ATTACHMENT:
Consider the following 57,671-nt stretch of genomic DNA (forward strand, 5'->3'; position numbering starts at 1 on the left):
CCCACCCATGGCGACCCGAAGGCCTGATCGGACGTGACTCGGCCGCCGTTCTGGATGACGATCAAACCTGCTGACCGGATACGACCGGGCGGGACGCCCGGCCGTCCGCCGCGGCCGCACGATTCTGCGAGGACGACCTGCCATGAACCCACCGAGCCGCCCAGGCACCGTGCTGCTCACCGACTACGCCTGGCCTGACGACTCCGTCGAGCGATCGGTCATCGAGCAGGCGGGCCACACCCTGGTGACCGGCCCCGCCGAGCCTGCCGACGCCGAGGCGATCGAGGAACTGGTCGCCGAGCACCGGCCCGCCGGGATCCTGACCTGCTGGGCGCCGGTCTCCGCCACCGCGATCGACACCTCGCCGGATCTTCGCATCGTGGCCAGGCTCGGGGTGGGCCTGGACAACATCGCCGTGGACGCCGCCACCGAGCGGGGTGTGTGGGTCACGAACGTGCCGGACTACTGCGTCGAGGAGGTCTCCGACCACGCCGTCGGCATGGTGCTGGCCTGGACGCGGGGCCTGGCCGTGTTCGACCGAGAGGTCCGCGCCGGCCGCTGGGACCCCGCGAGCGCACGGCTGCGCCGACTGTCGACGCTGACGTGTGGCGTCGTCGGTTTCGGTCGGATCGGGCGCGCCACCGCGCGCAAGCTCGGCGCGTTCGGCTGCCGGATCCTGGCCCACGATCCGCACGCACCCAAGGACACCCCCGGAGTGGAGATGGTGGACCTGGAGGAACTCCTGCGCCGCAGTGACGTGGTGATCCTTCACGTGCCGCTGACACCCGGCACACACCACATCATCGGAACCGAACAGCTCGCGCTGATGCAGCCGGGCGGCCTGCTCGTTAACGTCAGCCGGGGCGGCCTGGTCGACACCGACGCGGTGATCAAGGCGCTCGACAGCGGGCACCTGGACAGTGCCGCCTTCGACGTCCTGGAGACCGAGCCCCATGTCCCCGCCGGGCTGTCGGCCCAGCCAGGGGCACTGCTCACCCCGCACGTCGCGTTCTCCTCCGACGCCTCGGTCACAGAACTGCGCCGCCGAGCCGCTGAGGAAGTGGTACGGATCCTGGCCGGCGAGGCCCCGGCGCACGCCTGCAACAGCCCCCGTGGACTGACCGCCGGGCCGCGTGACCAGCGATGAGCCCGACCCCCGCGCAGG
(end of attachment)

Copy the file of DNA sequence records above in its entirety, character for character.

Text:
Consider the following 57,671-nt stretch of genomic DNA (forward strand, 5'->3'; position numbering starts at 1 on the left):
CCCACCCATGGCGACCCGAAGGCCTGATCGGACGTGACTCGGCCGCCGTTCTGGATGACGATCAAACCTGCTGACCGGATACGACCGGGCGGGACGCCCGGCCGTCCGCCGCGGCCGCACGATTCTGCGAGGACGACCTGCCATGAACCCACCGAGCCGCCCAGGCACCGTGCTGCTCACCGACTACGCCTGGCCTGACGACTCCGTCGAGCGATCGGTCATCGAGCAGGCGGGCCACACCCTGGTGACCGGCCCCGCCGAGCCTGCCGACGCCGAGGCGATCGAGGAACTGGTCGCCGAGCACCGGCCCGCCGGGATCCTGACCTGCTGGGCGCCGGTCTCCGCCACCGCGATCGACACCTCGCCGGATCTTCGCATCGTGGCCAGGCTCGGGGTGGGCCTGGACAACATCGCCGTGGACGCCGCCACCGAGCGGGGTGTGTGGGTCACGAACGTGCCGGACTACTGCGTCGAGGAGGTCTCCGACCACGCCGTCGGCATGGTGCTGGCCTGGACGCGGGGCCTGGCCGTGTTCGACCGAGAGGTCCGCGCCGGCCGCTGGGACCCCGCGAGCGCACGGCTGCGCCGACTGTCGACGCTGACGTGTGGCGTCGTCGGTTTCGGTCGGATCGGGCGCGCCACCGCGCGCAAGCTCGGCGCGTTCGGCTGCCGGATCCTGGCCCACGATCCGCACGCACCCAAGGACACCCCCGGAGTGGAGATGGTGGACCTGGAGGAACTCCTGCGCCGCAGTGACGTGGTGATCCTTCACGTGCCGCTGACACCCGGCACACACCACATCATCGGAACCGAACAGCTCGCGCTGATGCAGCCGGGCGGCCTGCTCGTTAACGTCAGCCGGGGCGGCCTGGTCGACACCGACGCGGTGATCAAGGCGCTCGACAGCGGGCACCTGGACAGTGCCGCCTTCGACGTCCTGGAGACCGAGCCCCATGTCCCCGCCGGGCTGTCGGCCCAGCCAGGGGCACTGCTCACCCCGCACGTCGCGTTCTCCTCCGACGCCTCGGTCACAGAACTGCGCCGCCGAGCCGCTGAGGAAGTGGTACGGATCCTGGCCGGCGAGGCCCCGGCGCACGCCTGCAACAGCCCCCGTGGACTGACCGCCGGGCCGCGTGACCAGCGATGAGCCCGACCCCCGCGCAGG